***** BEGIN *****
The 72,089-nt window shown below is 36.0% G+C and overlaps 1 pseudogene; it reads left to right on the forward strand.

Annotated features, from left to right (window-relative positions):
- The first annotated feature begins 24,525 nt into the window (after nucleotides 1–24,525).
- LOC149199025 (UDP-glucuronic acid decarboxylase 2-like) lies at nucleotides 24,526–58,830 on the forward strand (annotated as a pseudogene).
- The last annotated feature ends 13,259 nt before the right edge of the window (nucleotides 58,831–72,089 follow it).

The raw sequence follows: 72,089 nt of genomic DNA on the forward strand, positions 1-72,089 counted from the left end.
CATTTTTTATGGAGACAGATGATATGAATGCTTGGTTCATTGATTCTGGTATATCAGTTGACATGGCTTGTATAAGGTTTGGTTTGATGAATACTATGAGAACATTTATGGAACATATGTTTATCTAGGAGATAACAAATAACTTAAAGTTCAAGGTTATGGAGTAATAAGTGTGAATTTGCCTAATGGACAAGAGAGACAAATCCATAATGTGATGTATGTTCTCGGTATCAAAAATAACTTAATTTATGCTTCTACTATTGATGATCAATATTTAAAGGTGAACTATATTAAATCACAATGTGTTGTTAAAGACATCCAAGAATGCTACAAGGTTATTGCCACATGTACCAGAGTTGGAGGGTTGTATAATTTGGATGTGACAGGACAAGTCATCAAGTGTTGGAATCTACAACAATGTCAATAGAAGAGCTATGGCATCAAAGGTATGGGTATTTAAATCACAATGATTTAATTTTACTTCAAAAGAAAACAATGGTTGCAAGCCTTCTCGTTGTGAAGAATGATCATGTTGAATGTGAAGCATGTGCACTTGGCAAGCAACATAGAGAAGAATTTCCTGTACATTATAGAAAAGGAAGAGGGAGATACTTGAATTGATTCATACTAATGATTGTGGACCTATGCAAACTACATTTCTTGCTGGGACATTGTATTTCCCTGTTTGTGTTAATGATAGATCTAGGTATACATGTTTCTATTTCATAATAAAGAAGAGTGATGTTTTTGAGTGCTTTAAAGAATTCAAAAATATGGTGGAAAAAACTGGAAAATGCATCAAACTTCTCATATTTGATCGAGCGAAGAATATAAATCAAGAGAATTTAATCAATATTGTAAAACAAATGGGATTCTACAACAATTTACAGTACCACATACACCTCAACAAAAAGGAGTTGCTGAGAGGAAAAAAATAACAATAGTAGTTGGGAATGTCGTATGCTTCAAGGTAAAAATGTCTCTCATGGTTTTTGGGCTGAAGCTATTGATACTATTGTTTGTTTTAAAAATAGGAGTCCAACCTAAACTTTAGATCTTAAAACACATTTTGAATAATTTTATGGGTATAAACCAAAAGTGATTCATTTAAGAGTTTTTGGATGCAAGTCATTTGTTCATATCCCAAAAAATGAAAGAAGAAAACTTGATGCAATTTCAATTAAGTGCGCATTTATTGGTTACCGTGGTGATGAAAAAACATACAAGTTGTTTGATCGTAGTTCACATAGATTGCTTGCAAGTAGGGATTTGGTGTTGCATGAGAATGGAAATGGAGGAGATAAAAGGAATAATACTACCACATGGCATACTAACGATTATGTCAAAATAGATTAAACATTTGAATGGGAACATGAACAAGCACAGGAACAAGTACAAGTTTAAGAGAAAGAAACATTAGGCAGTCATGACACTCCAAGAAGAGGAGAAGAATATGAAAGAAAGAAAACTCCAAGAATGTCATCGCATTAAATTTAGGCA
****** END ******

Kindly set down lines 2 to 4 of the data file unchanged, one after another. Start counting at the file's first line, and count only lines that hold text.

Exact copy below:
Annotated features, from left to right (window-relative positions):
- The first annotated feature begins 24,525 nt into the window (after nucleotides 1–24,525).
- LOC149199025 (UDP-glucuronic acid decarboxylase 2-like) lies at nucleotides 24,526–58,830 on the forward strand (annotated as a pseudogene).